Gold has made its way down again, to around 1,300 per ounce this month. Rick Rule, Chairman of Sprott Global Resource Investments Ltd. says that a few years out, you will be happy you stuck with gold.
For context to today’s downturn, look back at the great bull market for gold in the 1970s’.
During that time, gold rose from $35 per ounce to around $200, and then came crashing down to around $100 per ounce. Weak hands, who lacked the courage or the financial strength to hold on, sold their gold. It was a disaster for them, but a great opportunity for investors who believed in the metal. They were able to enjoy an 850% gain over the following five years. The ‘anti-gold’ investors watched as gold soared.
As Rick recently put it to King World News, “that is the kind of regret that no investor wants to live with for the rest of their lives.”
Rick believes the overall bull market will return and produce substantial returns to investors who own gold.
Today, low yields on bonds help maintain confidence in the U.S. dollar and in U.S. bonds.
As of April 16th, 10-year U.S. Treasuries yielded a paltry 2.6% in interest, which is close to historic lows. Low interest rates are a helping hand for the Feds, who have a debt burden of over $17 trillion, and off-balance sheet liabilities – payments they will need to make, but that are not considered debt – estimated at around $70 trillion.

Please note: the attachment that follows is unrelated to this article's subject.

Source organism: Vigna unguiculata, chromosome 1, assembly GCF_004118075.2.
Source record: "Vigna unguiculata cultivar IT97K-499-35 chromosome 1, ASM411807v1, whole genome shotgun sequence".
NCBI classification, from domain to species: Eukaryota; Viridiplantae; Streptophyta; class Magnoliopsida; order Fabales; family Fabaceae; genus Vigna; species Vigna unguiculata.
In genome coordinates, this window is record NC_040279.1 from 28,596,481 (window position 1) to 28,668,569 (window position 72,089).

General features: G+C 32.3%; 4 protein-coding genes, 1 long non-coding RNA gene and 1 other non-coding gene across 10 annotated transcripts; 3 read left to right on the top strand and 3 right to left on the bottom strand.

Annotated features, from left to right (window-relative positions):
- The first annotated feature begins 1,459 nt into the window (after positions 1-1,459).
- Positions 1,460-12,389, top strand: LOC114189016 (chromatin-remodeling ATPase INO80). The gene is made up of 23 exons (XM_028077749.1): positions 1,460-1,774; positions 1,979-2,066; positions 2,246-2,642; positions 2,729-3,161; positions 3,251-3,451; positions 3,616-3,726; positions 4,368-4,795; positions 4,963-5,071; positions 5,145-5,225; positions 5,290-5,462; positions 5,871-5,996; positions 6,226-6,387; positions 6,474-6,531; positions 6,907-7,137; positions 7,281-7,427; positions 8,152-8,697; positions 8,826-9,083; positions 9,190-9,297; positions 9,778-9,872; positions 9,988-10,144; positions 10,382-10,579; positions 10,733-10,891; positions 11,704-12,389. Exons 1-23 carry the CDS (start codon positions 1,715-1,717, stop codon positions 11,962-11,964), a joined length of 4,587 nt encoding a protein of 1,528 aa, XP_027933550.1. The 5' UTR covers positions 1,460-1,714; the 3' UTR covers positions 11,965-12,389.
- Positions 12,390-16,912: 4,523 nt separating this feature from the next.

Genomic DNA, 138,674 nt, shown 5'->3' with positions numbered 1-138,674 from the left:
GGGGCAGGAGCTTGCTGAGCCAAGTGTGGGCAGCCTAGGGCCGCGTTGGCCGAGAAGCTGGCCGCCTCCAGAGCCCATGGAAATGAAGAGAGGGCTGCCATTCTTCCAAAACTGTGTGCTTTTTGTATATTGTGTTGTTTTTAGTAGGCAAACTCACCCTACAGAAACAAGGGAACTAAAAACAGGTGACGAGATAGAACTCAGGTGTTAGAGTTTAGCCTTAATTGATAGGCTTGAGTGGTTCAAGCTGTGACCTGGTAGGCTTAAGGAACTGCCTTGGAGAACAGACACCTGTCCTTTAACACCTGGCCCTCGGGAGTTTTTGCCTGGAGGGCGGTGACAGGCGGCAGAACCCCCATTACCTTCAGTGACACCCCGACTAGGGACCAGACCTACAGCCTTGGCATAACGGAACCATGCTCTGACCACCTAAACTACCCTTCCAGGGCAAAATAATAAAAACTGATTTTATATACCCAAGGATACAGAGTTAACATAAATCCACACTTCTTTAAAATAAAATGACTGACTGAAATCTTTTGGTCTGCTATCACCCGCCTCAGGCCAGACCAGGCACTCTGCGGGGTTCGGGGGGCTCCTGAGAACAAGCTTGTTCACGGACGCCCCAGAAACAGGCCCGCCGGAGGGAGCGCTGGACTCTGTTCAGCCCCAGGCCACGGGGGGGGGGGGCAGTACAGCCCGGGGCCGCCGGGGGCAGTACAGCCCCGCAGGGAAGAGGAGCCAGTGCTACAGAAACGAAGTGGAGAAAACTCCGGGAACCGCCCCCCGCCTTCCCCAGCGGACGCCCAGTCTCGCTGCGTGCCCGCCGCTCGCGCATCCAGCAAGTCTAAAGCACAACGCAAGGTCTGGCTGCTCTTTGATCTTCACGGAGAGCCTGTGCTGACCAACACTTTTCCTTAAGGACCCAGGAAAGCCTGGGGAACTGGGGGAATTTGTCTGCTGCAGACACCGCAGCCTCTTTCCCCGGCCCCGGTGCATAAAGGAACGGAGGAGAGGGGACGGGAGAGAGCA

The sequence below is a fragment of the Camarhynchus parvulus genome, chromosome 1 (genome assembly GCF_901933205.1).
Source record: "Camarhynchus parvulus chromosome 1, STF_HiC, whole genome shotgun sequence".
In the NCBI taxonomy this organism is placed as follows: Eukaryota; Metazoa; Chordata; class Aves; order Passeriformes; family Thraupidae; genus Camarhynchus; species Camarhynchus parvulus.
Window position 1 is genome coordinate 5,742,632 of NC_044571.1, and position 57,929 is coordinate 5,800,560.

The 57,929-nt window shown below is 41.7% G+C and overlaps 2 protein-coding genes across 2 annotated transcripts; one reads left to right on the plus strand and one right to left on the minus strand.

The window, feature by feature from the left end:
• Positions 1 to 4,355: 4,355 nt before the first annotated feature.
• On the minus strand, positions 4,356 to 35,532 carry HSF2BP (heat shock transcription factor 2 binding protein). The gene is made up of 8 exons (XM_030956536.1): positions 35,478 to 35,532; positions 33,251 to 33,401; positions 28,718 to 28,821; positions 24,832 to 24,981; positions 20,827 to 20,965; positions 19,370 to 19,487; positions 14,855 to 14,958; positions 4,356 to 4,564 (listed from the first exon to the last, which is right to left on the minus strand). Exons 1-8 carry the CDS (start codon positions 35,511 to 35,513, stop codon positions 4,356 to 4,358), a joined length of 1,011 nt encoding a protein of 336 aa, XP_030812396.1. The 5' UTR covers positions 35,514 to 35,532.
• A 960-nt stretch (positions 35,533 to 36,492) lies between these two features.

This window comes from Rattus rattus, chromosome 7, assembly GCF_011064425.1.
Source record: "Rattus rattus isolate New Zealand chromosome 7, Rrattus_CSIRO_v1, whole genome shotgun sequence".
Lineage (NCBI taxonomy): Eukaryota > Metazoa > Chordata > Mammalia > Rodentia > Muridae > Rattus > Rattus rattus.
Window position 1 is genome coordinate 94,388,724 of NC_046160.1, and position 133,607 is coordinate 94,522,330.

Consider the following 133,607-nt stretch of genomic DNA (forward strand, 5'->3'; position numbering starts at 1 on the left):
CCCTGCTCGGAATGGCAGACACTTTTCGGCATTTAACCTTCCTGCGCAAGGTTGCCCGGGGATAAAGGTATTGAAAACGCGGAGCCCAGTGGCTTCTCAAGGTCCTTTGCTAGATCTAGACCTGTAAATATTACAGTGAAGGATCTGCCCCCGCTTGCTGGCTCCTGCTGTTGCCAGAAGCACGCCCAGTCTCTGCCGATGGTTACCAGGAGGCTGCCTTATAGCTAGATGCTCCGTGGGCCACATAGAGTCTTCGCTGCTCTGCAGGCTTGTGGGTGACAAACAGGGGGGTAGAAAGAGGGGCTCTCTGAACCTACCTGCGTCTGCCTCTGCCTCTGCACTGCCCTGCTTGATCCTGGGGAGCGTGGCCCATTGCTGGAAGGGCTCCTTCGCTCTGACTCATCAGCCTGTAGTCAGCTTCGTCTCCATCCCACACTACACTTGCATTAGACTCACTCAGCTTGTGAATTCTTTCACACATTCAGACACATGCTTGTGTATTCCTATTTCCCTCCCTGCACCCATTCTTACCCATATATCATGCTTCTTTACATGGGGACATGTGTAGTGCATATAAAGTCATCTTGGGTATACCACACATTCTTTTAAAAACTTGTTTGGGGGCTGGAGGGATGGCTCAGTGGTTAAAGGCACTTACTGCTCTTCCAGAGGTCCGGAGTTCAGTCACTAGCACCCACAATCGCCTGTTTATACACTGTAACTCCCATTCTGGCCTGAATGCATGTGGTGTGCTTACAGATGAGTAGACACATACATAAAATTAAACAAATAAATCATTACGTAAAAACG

Now, if you are an investor that holds a 10-year Treasury, you will make more than the officially-reported inflation numbers. But those numbers don’t tell the whole story. For one, they leave out food and fuel. They also do not include taxes. That’s fine if you do not eat, drive, or pay taxes.
Using the pre-1980’s inflation index for inflation, we find that your cost of living is increasing at around 5% per year. So by holding a 10-year Treasury, assuming inflation remains steady, you will be losing 2.4% in purchasing power every year for 10 years.
It won’t be long before investors begin to slow down their bond purchases, says Rick, as they see their purchasing power erode. They will look at other investments to help them avoid that guaranteed loss.
As interest rates grow, so too will the Feds’ debt problem. The more expensive it is to borrow, the more bonds they will have to issue to cover interest payments. And the more dollars the Fed will have to print to soak up the excess.
As the investment public sees rising rates and the Fed picking up the pace on money printing, it won’t be long before they dump their bonds altogether, Rick believes.
As Rick warns, ‘anti-gold’ investors may once again witness gold shining on through the resulting calamity.
Courtesy: Sprott Group
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